Suffering, redemption and Dr. House

by Joe Feuerherd

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Hugh Laurie as Dr.Gregory House

That glass of Merlot -- maybe my second -- set off the last episode.

Like the approaching shark in “Jaws,” I could sense it coming -- ba-ba-ba-bum ba-ba-ba-bum -- the oncoming anguish. Soon, 10 minutes, maybe 20, my right eye would tear up. Then the sharp unrelenting throbbing would begin. The pain, says one cluster headache sufferer, is comparable to having a knife repeatedly thrust into the side of your head. Others call it the “suicide headache.”

Americans experience a lot of pain. More than half of us suffer intermittently or chronically from ailments of the head, the back, the stomach or the joints. We spend $2 billion-plus each year on over-the-counter analgesics such as Tylenol and ibuprofen. “There’s a growing recognition that pain really is not just the sensation we have -- it’s something that interferes with every one of us, with life,” Dr. Raymond Gaeta, associate professor of anesthesia at the Stanford School of Medicine and director of pain management services at Stanford Hospital & Clinics, told Science Daily upon the release of a 2005 survey showing that 40 percent of pain sufferers have a significantly diminished quality of life.

Another doctor, this one fictional, brings the issue of pain into nearly 20 million American homes each week, and with it, wider and equally penetrating issues such as: Does physical pain have meaning? Is it redemptive? An analysis of “House” begins with the work of Gregory House, M.D., chief of the Department of Diagnostic Medicine at Princeton-Plainsboro Teaching Hospital, as he dramatically sleuths out the reasons for his patients’ pain and treats them for their anguish. And then there is his own pain -- the chronic, unremitting, never-goes-away kind -- resulting from a leg infarction that has transformed House into a Vicodin addict.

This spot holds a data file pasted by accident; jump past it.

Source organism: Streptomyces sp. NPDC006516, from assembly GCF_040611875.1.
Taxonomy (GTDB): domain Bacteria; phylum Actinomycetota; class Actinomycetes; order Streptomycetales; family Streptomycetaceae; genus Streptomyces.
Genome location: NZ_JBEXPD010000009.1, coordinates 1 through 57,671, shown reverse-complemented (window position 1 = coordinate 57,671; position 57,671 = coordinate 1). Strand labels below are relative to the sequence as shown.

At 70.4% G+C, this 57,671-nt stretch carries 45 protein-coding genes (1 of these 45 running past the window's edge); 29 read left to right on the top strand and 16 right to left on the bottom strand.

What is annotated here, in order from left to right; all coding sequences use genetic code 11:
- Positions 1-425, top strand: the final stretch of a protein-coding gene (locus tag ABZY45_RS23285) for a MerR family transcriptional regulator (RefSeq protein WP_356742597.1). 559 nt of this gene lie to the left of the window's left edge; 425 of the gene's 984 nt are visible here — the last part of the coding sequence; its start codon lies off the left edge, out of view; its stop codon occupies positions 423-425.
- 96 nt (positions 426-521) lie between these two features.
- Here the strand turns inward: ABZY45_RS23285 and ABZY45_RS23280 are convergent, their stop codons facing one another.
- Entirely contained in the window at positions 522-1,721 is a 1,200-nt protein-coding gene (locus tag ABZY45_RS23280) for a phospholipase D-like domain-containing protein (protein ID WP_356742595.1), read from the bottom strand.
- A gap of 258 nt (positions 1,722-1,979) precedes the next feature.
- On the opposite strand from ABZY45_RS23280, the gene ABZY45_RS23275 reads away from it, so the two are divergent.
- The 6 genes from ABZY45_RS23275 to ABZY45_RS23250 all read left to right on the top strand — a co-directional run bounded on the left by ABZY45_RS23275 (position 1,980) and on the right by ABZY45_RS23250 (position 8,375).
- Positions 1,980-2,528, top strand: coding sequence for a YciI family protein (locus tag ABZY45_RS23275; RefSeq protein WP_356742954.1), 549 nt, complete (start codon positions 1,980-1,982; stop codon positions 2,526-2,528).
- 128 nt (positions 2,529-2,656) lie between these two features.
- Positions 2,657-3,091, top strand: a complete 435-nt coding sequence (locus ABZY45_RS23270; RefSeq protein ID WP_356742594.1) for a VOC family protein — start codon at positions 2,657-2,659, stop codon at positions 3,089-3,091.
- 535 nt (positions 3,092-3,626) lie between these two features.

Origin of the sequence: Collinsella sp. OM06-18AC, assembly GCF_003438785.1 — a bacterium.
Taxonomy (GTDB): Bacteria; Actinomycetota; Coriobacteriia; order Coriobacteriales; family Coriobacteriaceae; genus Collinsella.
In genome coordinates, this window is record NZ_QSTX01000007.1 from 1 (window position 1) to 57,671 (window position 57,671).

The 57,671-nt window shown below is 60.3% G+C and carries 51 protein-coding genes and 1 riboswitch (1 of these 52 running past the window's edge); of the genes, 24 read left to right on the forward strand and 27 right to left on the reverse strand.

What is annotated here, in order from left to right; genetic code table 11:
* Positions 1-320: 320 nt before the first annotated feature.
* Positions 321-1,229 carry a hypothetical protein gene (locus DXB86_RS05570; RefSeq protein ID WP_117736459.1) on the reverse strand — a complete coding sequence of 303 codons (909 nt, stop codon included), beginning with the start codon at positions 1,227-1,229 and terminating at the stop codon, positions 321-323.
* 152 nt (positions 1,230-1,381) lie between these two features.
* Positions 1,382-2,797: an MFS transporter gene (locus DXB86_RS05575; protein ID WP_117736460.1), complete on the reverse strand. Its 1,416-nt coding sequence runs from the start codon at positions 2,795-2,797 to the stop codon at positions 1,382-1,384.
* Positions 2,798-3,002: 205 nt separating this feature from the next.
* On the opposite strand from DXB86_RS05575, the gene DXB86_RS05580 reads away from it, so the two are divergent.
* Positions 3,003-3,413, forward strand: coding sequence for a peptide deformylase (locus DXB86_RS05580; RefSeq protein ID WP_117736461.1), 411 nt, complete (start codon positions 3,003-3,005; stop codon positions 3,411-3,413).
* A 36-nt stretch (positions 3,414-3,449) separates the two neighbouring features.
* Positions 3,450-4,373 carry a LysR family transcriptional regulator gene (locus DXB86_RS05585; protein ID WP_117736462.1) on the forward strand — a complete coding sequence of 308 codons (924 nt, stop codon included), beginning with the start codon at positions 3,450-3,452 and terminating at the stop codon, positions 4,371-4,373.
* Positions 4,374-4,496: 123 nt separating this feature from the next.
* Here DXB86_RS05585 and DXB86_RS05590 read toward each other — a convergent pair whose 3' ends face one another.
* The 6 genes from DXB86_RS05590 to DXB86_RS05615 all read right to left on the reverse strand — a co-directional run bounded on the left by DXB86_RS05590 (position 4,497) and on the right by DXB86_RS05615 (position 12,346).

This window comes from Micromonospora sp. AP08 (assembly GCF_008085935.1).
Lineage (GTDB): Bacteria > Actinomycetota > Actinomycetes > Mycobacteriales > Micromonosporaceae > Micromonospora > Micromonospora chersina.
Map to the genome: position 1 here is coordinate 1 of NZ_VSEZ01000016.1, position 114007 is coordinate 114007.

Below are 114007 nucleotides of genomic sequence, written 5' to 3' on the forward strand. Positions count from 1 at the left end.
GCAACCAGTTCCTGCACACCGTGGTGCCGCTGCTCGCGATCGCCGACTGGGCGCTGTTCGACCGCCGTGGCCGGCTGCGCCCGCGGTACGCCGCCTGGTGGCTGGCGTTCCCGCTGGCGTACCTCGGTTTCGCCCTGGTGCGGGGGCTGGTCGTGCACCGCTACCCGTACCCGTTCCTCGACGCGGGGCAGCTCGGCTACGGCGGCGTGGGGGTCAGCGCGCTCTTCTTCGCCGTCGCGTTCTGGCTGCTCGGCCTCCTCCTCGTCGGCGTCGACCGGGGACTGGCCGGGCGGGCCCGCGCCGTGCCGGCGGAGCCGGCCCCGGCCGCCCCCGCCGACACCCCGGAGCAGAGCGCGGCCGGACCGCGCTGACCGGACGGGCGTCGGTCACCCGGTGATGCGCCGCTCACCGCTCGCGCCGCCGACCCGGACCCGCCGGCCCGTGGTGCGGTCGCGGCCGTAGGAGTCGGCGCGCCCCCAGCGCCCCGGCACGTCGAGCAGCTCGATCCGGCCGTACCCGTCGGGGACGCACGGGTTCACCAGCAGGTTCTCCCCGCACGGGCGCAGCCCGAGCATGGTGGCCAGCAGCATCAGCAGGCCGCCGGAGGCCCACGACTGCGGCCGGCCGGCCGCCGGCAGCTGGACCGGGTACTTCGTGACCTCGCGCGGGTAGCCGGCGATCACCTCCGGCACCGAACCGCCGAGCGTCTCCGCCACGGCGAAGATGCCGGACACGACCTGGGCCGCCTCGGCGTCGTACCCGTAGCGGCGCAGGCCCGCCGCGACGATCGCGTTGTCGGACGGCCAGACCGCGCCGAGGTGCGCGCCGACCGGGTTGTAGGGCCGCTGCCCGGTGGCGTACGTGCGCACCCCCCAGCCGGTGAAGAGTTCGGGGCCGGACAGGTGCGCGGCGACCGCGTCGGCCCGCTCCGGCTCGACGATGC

“I’m damaged,” House tells an attractive and considerably younger female colleague who seeks more than a professional relationship. House’s message, an act of kindness really: Don’t get too close or you will be too.

House, we learn as the series progresses, has suffered emotional torment throughout his life: an abusive father, a former lover who abandoned him when he most needed the connection, colleagues who disappoint. He is intensely intimate, commenting inappropriately on relationships of friends and strangers, and deeply private, retreating to his guitar or piano for moments of solace. Just when you think he might reach out to another human being, he backs away, afraid, presumably, of the pain. He is consummate healer and ultimate narcissist.

“House” is not foremost a medical drama. Instead, it’s a mystery, where relentless rationality and logic leads House (the title character is a play on Arthur Conan Doyle’s “Holmes”) and his colleagues, including best friend Dr. Wilson (not Dr. Watson), to solve not the crime but the ailment. Like Holmes, House eliminates the possibilities (MRI tests for tumors, catheterizations for clots, bone marrow aspirations for diseases of the blood), leaving whatever is left, however improbable, as the culprit. Meanwhile, the ensemble engages in some of the usual fare of television drama -- breakups and matings, job loss and elevation, troubles with the boss -- though one suspects that even here “House” is a cut above regular television fare.